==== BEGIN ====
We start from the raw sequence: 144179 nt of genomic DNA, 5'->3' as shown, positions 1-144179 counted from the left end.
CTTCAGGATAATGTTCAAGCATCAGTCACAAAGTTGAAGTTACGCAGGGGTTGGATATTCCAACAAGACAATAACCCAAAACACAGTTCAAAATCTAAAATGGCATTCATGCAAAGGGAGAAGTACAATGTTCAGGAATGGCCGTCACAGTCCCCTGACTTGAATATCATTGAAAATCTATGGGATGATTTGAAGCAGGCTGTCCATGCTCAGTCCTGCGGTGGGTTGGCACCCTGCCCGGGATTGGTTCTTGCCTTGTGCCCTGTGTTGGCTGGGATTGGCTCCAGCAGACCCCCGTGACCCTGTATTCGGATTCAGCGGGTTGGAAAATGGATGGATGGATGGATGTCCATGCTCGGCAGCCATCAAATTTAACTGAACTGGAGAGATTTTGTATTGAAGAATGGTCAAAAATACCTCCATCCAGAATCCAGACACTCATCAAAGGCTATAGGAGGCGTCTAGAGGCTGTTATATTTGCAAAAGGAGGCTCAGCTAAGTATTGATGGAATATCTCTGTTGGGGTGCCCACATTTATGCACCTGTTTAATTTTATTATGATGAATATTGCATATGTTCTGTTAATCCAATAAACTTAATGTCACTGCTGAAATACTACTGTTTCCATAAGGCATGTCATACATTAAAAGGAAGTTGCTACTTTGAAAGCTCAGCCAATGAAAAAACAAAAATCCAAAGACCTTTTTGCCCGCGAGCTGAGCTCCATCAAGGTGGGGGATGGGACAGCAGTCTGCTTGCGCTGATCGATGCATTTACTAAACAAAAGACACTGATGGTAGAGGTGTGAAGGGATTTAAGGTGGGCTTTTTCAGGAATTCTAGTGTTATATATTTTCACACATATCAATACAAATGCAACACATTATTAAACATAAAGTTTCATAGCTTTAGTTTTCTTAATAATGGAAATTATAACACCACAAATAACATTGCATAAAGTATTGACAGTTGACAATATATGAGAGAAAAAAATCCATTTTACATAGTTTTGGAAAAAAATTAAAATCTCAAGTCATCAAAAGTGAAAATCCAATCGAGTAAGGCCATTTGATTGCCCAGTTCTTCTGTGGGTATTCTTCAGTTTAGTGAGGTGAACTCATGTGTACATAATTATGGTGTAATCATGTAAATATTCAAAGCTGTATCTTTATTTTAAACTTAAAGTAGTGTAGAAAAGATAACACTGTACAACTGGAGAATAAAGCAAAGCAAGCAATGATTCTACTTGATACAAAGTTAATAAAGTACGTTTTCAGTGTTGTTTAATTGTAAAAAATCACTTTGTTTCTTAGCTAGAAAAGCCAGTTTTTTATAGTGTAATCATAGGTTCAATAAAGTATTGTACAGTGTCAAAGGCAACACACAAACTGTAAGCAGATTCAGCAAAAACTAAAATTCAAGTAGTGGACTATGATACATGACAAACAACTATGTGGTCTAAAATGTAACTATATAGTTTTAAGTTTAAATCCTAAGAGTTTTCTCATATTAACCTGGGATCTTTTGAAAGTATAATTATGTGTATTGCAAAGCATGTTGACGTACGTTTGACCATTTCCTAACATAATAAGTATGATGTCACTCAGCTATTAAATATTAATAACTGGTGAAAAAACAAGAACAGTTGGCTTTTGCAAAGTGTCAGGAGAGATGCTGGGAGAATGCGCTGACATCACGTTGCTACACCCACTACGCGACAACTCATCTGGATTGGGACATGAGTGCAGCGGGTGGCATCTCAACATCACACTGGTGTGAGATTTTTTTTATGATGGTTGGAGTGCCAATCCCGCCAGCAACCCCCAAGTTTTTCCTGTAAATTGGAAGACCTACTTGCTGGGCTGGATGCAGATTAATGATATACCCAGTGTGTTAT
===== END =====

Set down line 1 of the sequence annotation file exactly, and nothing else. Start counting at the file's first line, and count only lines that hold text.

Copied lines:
We start from the raw sequence: 144179 nt of genomic DNA, 5'->3' as shown, positions 1-144179 counted from the left end.